South Korean President Park Geun-Hye speaks during a military commissioning ceremony on March 12, 2015.

SEOUL, South Korea — The democratic half of the Korean peninsula is having an increasingly hard time with the whole freedom of speech thing.

In an apparent effort to protect the reputation of the president and — in a common refrain — to protect the country from its erratic neighbor to the north, South Korean authorities have turned to a tangle of national security and defamation laws in recent years. South Korea seems to be having a Patriot Act moment, and rights groups are getting worried.

Journalists, activists and academics have all been targets. Most recently authorities raided a printing house belonging to Park Sung-soo, a Korean activist accused of distributing pamphlets that were critical of President Park Geun-hye. One set of the pamphlets included a photo of the president on an earlier visit to North Korea in 2002, long before her ascent to the presidency.

Park was taking aim at a spate of recent rulings against South Koreans deemed to be sympathetic to the North Korean regime. Last year, the government straight-up banned a far-left political party for allegedly espousing North Korean socialism and, in January, it deported an American citizen for supposedly making pro-North Korean statements on a talk show.

Authorities investigated Park for defamation against the president. It's a crime that, on paper, carries up to seven years in prison if the statements are found to be both false and damaging. In practice, guilty verdicts — even for true statements — can lead to a fine and only a little or no jail time. That's still a lot more than most people living in a thriving democracy are willing to endure for being critical of their government.

Park joins another dissident, Byun Hong-cheol, who authorities have also investigated in recent months for disseminating material that is unfavorable toward the government.

“The president has been pretty tough,” a university student, who claims he has now paused his political activities, said. “The chill is very real. We are scared to speak freely through things like pamphlets and blogs.” He asked not to be named, citing fears of interrogation.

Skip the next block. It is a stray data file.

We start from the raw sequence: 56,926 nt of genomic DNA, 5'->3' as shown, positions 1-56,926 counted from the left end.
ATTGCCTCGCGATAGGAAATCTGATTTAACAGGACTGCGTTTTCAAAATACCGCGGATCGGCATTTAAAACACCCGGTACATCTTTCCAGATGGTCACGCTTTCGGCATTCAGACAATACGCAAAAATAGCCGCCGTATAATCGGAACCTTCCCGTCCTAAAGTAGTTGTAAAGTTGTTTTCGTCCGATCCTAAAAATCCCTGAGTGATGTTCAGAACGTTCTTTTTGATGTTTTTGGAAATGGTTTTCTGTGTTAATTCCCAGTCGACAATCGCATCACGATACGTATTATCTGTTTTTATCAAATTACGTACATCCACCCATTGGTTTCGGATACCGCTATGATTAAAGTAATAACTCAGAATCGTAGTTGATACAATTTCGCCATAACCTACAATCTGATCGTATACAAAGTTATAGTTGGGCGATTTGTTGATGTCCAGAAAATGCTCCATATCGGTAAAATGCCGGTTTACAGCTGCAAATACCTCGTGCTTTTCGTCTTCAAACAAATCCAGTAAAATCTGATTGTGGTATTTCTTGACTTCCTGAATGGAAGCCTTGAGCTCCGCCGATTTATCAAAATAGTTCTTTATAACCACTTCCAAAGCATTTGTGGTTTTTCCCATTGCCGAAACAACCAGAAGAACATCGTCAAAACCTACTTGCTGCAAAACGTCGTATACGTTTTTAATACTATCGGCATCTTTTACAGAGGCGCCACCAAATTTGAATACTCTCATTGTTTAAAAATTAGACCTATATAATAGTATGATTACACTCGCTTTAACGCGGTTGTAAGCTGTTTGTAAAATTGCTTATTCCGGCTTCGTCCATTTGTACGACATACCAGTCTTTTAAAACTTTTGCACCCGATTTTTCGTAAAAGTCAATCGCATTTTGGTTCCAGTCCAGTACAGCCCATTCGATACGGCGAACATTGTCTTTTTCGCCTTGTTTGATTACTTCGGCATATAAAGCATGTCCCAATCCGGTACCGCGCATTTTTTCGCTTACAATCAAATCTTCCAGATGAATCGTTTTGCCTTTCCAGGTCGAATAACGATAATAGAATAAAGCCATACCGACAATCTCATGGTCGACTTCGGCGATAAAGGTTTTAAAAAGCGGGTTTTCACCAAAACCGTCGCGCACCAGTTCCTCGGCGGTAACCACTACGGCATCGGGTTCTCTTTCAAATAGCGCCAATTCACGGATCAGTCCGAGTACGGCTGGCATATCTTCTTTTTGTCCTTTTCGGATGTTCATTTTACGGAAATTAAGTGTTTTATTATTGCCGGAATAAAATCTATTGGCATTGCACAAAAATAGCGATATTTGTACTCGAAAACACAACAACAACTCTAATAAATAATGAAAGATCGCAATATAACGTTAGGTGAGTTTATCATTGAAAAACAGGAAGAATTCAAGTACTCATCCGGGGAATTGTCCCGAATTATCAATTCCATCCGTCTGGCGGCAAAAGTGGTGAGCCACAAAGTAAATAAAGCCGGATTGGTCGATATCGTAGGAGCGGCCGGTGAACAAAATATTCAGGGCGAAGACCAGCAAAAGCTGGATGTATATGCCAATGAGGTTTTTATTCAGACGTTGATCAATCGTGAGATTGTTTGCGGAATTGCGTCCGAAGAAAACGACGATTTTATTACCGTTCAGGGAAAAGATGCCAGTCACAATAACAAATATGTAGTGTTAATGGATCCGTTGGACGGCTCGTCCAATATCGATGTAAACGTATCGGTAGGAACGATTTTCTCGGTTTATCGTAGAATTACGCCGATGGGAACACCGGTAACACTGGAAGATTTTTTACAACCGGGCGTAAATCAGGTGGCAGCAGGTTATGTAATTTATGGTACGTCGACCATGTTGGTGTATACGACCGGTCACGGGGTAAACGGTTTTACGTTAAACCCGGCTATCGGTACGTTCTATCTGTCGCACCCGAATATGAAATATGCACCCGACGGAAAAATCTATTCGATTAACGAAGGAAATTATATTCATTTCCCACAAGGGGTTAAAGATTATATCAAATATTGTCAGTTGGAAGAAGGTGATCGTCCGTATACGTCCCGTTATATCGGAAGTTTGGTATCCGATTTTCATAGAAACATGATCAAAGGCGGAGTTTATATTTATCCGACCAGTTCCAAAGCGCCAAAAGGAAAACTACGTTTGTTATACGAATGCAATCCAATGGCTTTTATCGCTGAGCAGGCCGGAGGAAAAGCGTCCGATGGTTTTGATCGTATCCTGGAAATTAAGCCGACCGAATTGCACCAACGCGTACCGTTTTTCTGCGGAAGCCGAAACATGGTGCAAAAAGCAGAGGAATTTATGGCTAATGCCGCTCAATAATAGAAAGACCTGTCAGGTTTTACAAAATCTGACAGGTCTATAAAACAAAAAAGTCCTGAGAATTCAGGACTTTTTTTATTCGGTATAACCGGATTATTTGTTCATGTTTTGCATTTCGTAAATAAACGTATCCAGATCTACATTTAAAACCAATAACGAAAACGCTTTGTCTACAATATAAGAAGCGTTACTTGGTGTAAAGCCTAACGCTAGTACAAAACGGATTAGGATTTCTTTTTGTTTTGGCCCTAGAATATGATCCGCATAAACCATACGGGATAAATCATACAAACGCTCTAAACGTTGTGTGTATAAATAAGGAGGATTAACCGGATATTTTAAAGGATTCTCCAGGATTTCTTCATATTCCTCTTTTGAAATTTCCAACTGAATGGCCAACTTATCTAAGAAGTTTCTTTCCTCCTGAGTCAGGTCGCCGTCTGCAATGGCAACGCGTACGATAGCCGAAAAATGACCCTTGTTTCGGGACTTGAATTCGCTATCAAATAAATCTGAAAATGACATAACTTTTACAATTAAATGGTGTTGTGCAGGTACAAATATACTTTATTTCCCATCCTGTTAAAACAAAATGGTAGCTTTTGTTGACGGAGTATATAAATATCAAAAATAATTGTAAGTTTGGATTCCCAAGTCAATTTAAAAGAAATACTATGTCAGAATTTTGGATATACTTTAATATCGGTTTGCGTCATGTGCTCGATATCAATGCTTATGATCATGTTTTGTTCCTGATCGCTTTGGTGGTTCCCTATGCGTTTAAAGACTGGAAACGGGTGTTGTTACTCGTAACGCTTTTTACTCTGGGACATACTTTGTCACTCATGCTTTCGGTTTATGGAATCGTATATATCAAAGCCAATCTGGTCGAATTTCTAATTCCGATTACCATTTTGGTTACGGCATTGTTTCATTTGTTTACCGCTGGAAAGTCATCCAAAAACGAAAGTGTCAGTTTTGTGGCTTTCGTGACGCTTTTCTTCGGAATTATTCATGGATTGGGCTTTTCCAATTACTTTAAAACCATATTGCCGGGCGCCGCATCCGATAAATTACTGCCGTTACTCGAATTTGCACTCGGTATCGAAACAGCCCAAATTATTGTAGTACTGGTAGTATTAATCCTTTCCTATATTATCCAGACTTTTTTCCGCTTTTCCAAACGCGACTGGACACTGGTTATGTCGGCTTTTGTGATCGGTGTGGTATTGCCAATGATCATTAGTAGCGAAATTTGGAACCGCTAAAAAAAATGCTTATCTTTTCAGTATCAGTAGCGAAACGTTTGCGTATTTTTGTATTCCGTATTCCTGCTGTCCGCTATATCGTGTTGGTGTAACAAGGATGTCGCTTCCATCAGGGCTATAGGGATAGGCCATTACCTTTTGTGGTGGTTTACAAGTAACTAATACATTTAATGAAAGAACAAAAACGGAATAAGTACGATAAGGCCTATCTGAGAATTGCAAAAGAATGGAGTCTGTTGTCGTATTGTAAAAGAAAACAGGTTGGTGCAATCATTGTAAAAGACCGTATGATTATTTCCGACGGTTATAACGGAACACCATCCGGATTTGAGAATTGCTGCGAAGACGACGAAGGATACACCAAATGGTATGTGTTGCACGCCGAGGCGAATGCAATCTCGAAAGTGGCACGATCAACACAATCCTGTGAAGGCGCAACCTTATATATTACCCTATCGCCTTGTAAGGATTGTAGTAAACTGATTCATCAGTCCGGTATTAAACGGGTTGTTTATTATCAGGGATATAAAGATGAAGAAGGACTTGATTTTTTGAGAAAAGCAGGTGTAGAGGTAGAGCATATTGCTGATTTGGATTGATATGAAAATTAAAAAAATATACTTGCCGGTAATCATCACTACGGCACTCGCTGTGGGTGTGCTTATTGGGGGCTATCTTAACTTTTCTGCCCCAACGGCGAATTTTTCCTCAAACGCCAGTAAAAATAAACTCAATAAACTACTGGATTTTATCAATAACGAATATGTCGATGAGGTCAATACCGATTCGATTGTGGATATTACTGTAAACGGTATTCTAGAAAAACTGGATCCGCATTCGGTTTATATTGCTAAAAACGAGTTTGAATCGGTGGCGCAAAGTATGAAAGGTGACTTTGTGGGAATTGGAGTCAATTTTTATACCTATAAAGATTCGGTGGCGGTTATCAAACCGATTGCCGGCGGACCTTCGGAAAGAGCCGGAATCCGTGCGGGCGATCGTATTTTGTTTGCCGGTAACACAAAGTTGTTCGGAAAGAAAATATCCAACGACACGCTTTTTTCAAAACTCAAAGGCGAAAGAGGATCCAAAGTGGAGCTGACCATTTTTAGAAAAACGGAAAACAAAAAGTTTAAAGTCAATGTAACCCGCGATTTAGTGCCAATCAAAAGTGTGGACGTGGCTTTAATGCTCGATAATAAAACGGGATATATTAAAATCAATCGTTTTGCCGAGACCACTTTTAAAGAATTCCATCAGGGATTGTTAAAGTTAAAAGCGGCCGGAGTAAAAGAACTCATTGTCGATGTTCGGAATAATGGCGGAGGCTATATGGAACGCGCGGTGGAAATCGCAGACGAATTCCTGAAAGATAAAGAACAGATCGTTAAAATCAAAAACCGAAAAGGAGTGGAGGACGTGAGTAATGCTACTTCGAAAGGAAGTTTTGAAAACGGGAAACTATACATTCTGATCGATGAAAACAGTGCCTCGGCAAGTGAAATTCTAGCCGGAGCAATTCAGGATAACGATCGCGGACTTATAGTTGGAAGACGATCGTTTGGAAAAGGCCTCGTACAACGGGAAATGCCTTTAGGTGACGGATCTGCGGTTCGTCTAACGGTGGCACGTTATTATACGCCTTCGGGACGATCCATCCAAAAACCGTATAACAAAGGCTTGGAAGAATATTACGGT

In one of the most high-profile defamation cases, a Japanese journalist in Seoul was put on trial last year for reporting on rumors that the president was having a love affair on the day the Sewol ferry sank, a tragedy that left more than 300 passengers dead. He was accused of libel and is awaiting a verdict.

After a complaint from the president, investigators ransacked 2,400 accounts on the Korean messaging app KakaoTalk to locate the source of the rumors — forcing the company to apologize to its users and ramp up security.

International rights groups say the growing limits on free speech in South Korea is troubling.

Amnesty International reported in February that the South Korean government has overseen numerous new restrictions to what its citizens can freely say and write. In 2011, even before Park assumed office, Freedom House downgraded South Korea’s press and internet ranking from “free” to “partially free,” citing a surge in censorship and defamation lawsuits brought forward by public officials.

It's really not a very good example to set for the authoritarian leader to the north.

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